Because the band existed for only the first two or - charitably speaking - three years of the decade, it may seem like a stretch to count down the top '80s songs from '70s art rock band Roxy Music. In fact, frontman Bryan Ferry himself is arguably more often recalled for his two '80s solo records than his work during the decade recorded with his band. Nevertheless, the quality of Ferry's songwriting and the unbelievably lush, melodically inviting sound of Roxy Music's '80s tunes are simply more than notable enough to spotlight without apology.
1. "Over You"
Roxy Music's lead-off single from 1980's Flesh + Blood set the bar incredibly high for intoxicating, sophisticated pop of the period and also managed to fit fluidly into the growing genres of new wave, synth pop and New Romantic. The keyboards are gentle and lovely, the saxophones from Andy MacKay bright and inviting, and Phil Manzanera's guitar work manages to shine right through the plentiful orchestration. What stands out ultimately, of course, is the tremendous quality of Ferry's songwriting, which is as apparent here as it has consistently remained throughout the singer's illustrious career. American audiences unfortunately took little notice of this song, but U.K. fans were justifiably loyal.
2. "Oh Yeah!"If "Over You" sets an impressive tone for Roxy Music's '80s splash, then follow-up single "Oh Yeah!" absolutely shatters any previously existing ceilings for pop music transcendence. I've waxed many times both poetic and idiotic about this song, but it simply reaches levels of joy and heartache that shouldn't be humanly possible. From the opening piano strains and Manzanera's tasteful guitar licks directly into the lovely verse, this track captivates, and if listeners are not appropriately careful, the chorus may just topple them right over where they sit or stand.
disco-tinged foundation of bass guitar but dominated by inspiring piano riffs and swells of orchestration, this track just continues to elevate and surprise throughout. Manzanera's muscular guitar solo and well-chosen fills blend seamlessly with Ferry's crooning delivery and then complete the course of a staggering slow burn with Mackay's saxophone. The crafts of songwriting and studio synergy have never thrived together as well as they do here.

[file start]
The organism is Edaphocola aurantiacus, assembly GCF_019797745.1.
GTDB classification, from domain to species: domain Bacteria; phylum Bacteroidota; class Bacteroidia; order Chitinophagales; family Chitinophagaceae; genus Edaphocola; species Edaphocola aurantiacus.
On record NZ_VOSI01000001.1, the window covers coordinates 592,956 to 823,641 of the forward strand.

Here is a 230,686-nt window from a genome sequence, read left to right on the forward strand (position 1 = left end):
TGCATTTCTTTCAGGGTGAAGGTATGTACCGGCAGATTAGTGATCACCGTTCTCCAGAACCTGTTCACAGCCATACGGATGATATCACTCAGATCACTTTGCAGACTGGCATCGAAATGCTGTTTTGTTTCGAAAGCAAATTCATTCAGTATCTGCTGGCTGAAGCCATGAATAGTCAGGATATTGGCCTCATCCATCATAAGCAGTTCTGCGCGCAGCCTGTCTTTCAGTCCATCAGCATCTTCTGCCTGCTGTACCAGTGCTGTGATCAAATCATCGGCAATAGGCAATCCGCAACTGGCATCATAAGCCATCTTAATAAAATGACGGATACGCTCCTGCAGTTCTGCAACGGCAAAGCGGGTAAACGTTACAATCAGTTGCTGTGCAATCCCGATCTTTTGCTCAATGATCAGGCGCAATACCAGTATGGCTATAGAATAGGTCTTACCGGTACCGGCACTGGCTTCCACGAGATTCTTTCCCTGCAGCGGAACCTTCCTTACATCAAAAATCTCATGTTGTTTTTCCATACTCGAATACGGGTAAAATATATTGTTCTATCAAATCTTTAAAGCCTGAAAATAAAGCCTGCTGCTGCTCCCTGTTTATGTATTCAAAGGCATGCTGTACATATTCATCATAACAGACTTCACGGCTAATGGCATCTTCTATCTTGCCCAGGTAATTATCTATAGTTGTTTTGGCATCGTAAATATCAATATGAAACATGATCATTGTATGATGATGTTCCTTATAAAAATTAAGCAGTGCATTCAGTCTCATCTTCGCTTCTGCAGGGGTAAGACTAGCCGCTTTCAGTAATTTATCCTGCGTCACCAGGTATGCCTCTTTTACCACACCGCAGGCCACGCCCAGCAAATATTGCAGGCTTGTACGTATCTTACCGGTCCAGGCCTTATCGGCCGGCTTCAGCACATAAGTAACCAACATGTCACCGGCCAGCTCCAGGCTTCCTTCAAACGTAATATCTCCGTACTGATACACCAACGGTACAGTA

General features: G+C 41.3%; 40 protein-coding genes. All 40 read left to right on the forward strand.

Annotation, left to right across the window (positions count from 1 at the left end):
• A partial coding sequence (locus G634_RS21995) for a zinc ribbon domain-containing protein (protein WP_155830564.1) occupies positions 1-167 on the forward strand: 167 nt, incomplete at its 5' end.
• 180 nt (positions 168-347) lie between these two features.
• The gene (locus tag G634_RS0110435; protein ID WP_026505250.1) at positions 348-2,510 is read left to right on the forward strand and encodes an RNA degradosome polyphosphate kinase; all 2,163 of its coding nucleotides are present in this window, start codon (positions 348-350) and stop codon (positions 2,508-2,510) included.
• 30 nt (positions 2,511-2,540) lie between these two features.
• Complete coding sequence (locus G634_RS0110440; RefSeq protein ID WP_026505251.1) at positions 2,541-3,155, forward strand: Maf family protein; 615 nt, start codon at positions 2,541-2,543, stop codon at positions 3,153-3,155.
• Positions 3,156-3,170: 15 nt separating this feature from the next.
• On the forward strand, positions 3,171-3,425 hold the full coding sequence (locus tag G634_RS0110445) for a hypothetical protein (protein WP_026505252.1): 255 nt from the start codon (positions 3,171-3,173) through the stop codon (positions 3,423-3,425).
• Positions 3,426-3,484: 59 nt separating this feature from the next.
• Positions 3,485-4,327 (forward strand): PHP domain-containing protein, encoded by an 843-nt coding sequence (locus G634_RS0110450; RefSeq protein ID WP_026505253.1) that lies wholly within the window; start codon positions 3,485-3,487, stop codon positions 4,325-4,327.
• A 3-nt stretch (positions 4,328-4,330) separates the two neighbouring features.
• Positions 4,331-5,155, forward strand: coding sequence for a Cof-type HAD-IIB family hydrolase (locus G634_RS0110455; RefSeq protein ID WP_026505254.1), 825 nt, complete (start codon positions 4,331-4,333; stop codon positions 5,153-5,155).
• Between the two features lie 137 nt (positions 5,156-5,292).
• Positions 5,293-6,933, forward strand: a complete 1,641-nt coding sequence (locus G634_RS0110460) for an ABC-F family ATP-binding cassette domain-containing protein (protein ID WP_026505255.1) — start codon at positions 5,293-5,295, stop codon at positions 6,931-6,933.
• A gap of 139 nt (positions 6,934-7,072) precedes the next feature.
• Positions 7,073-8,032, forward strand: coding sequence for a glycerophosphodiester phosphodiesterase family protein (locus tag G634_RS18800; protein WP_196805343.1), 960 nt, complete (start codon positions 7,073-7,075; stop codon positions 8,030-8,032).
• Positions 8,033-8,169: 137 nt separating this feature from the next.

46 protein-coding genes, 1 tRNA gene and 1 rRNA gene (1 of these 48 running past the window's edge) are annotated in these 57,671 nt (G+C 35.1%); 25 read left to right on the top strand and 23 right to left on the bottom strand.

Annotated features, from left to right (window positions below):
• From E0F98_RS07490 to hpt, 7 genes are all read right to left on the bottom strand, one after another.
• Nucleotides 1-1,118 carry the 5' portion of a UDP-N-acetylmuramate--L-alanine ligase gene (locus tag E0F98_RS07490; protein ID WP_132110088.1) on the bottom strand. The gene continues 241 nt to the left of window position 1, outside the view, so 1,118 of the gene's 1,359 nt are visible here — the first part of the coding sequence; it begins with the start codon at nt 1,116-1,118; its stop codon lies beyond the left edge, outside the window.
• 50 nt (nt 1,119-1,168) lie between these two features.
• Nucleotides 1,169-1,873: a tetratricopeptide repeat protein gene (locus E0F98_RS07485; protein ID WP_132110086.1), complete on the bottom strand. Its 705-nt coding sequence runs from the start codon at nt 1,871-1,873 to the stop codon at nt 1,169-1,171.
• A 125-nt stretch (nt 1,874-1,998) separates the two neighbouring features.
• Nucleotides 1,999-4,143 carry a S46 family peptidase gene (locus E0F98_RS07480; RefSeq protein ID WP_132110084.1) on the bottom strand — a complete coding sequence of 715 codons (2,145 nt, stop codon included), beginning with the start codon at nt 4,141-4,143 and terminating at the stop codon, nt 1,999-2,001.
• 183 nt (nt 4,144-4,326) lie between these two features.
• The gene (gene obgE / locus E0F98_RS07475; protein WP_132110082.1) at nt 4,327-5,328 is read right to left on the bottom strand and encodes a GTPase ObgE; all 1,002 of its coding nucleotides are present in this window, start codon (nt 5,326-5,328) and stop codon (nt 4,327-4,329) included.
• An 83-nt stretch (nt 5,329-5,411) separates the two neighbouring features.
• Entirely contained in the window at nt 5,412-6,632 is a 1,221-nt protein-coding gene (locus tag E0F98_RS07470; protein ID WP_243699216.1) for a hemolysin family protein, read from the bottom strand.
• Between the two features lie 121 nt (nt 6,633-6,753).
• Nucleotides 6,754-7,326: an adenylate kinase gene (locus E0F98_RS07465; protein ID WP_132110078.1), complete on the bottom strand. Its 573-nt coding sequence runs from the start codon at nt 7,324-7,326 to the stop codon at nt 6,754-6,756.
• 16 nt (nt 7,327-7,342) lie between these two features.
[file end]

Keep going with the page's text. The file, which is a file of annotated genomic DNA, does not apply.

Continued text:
If possible, Roxy Music's 1982 LP Avalon sounded even more sumptuous and alluring than its predecessor, and lead-off track and initial single "More Than This" certainly was as responsible for that as any other tune on the record. But not only is it based in a lovely melody; the song simply ebbs and flows in as mesmerizing a fashion as pop music ever has. That's the magic of Ferry's songwriting and, of course, his distinctive vocal style, but there's more here than immediately meets the ear. The song's unmistakable introductory guitar and synth strains grow in magnitude with each listen.
Elegant '80s Roxy Music tunes can begin to seem beyond superlatives after awhile, in a very good way. Ferry's compositions and arrangements display such a light touch at this point of his career that listening to them is an ethereal experience best enjoyed while leaning back and feeling pensive. This tasty soft rock track, another successful single from the LP of the same name, perhaps feels boring to fans of the band's more lively, adventurous early '70s sound. But the melodies are so sturdy and the instrumentation so precise that it seems ungrateful to complain.
Ferry clearly enjoyed the early-'80s new wave emphasis on synthesizers, applying them to his gentle melodies to great effect on this memorable tune. However, even before the endorphine-inducing chorus kicks in fully with its lovely keyboard riff, Manzanera's nimble guitar arpeggios create an incredibly strong and affecting atmosphere. This can work perfectly fine as background mood music, but it has plenty of potential to be far more than that thanks to its highly memorable qualities. Hearing this and almost any of Roxy Music's relatively few '80s originals remains a lasting, even permanent pleasure.